4. We would recommend that for the 14-16 age range the subject named Science in the National Curriculum becomes 'The Sciences' and explicit reference is made within any curriculum documentation to the nomenclature commonly used in the scientific community to name these subjects e.g. biology, chemistry and physics. SCORE also recommends that the importance of mathematics for science is made explicit in the teaching of both subjects.



The purpose of a National Curriculum


5. A National Curriculum should provide a basic framework for subject knowledge, skills acquisition and conceptual development within which teachers have the freedom to explore the subject and enthuse their pupils. There should not be an assessment 'straitjacket' forcing teachers either to teach to the test or to narrow the emphases of their teaching because of the demands of league tables.


6. For a number of subjects, including science, it is not unreasonable to ask what is meant by the National Curriculum. Currently at Key Stage 3 many teachers use the QCA Scheme of Work to develop their teaching programmes. We understand that this is not being replicated for the new programme of study but that further guidance material is being produced by the Secondary Strategy. At Key Stage 4 the science that young people learn depends more on the specification chosen by their teachers than the stipulations of the National Curriculum. Whilst there is considerable consultation about the contents of the statutory National Curriculum there is much less opportunity to comment on the material that effectively determines the curriculum taken by young people.



The balance of central prescription and flexibility at the school/classroom level


7. In the sciences, the need to balance the development of a scientifically literate population with the provision of an adequate supply of scientists and engineers is worthy of careful consideration. The National Curriculum (and the way it is used in the classroom) needs to respond to individual and local needs, as well as those of the national workforce. This 'dual purpose' is well known in the science education community but has not been straightforward to reflect in the National Curriculum.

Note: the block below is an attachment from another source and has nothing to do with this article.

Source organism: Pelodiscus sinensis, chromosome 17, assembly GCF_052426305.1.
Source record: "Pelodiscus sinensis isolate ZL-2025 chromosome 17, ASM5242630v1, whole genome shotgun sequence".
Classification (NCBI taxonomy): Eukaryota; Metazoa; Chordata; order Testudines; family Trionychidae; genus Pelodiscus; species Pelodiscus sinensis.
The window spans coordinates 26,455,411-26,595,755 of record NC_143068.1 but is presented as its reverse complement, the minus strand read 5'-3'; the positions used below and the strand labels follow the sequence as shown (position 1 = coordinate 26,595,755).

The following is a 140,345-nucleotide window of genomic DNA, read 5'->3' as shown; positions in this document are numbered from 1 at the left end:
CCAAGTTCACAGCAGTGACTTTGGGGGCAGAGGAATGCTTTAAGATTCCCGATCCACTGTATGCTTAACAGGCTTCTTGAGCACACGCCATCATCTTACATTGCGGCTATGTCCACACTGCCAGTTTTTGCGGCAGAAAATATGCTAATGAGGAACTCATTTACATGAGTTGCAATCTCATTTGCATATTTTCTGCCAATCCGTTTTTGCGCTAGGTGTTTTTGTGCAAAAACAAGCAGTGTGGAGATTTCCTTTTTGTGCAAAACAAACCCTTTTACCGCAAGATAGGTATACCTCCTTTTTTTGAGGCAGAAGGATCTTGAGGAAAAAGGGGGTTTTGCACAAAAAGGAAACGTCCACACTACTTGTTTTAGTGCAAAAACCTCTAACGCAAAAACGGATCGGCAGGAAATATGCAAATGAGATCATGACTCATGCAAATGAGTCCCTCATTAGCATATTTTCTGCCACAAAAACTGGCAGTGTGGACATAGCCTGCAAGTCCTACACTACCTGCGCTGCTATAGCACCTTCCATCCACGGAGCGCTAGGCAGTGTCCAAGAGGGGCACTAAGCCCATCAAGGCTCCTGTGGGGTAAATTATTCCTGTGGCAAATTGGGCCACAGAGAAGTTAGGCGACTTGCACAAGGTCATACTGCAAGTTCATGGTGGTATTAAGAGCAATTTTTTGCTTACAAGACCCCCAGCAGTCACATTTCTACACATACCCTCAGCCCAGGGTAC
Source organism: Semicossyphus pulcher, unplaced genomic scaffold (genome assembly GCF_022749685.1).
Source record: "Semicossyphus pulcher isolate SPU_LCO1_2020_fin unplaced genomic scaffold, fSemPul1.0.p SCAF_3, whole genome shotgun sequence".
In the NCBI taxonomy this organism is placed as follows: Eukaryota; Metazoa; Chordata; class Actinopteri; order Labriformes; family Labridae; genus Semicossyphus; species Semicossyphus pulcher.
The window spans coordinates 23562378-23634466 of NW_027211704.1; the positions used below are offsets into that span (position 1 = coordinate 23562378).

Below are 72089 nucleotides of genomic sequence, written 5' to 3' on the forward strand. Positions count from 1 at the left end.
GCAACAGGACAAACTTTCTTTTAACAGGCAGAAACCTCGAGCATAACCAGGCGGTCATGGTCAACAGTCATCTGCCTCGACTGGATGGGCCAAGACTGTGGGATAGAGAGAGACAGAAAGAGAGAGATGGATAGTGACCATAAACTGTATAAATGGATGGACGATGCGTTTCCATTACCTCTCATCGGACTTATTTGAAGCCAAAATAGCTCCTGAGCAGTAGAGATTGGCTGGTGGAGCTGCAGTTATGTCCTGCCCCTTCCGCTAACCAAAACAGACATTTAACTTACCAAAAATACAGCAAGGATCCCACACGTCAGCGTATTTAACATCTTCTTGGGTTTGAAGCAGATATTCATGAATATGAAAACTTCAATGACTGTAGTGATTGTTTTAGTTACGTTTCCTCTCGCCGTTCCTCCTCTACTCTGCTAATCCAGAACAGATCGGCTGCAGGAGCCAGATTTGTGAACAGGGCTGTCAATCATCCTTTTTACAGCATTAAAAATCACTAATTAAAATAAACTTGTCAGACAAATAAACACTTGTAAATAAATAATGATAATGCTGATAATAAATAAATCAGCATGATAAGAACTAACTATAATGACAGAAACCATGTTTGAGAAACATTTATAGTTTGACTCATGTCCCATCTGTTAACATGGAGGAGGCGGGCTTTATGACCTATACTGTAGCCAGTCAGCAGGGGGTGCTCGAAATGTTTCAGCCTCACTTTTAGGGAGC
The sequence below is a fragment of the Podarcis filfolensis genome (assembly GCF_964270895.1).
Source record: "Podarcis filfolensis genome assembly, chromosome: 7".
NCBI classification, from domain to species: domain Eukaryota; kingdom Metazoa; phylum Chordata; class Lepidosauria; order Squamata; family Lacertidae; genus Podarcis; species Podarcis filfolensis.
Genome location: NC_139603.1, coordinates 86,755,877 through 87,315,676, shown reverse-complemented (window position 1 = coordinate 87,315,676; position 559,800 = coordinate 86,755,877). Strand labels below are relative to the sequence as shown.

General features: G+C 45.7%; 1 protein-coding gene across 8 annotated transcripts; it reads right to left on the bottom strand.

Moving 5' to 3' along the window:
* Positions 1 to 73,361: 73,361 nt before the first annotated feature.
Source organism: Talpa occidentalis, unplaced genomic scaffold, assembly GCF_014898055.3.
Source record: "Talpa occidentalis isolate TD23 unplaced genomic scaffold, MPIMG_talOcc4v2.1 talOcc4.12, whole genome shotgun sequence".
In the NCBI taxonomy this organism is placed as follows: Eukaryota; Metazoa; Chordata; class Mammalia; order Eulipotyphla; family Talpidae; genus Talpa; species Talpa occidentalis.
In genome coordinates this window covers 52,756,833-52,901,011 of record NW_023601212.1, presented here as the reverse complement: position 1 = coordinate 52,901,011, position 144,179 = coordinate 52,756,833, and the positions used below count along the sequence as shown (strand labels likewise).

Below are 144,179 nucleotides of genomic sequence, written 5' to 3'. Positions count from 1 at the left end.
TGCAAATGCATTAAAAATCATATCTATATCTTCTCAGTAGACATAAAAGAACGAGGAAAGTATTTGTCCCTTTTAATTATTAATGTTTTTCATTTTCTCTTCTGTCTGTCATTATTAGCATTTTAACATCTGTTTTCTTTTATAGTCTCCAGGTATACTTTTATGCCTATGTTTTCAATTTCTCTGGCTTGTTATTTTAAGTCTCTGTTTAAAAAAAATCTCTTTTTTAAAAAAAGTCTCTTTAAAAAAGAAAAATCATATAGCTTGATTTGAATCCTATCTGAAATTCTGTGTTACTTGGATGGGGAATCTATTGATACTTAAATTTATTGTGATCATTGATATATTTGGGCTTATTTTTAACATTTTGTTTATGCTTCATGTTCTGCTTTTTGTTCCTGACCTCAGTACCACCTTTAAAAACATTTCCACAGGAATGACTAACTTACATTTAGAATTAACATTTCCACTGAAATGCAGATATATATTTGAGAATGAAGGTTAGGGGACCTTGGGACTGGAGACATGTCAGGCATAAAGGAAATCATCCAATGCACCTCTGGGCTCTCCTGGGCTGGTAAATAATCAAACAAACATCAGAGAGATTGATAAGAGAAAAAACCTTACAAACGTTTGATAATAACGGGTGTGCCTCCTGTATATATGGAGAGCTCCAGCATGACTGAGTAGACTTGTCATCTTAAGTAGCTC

8. The right balance between prescription and flexibility can only be maintained by having confident and competent specialist teachers in place, and supporting them through professional development and adequate resource. Whilst SCORE is agreed that all pupils across the 5-16 age range should be exposed to teaching across the sciences, we are also convinced that this content should be delivered by subject specialists to students above the age of 14.



The impact of the current testing and assessment regime on the delivery and scope of the National Curriculum


9. Testing and assessment clearly have impacts on the teaching and learning of all subjects in the curriculum. However, we feel that the current system has had a particularly detrimental impact on science, and may thwart recent attempts to reflect the fact that science is as much about process as content. These positive changes to the science curriculum, associated with increased support for enquiry-based pedagogy, are undermined by a system which values factual recall and superficial conceptualisation over deeper understanding and engagement.


10. In particular, we are concerned that the assessment system has played a major role in the current perception among many young people that the sciences, along with some other subjects including mathematics and foreign languages, are more difficult than other subjects at A level. SCORE has recently commissioned some work from the Curriculum, Evaluation and Management (CEM) Centre at the University of Durham and we would be pleased to share this with the Committee once it is complete.


11. The resource-intensive assessment system adopted in England yields very little information of value in relation to improving achievement and explaining differences, for example on the basis of gender or socioeconomic status.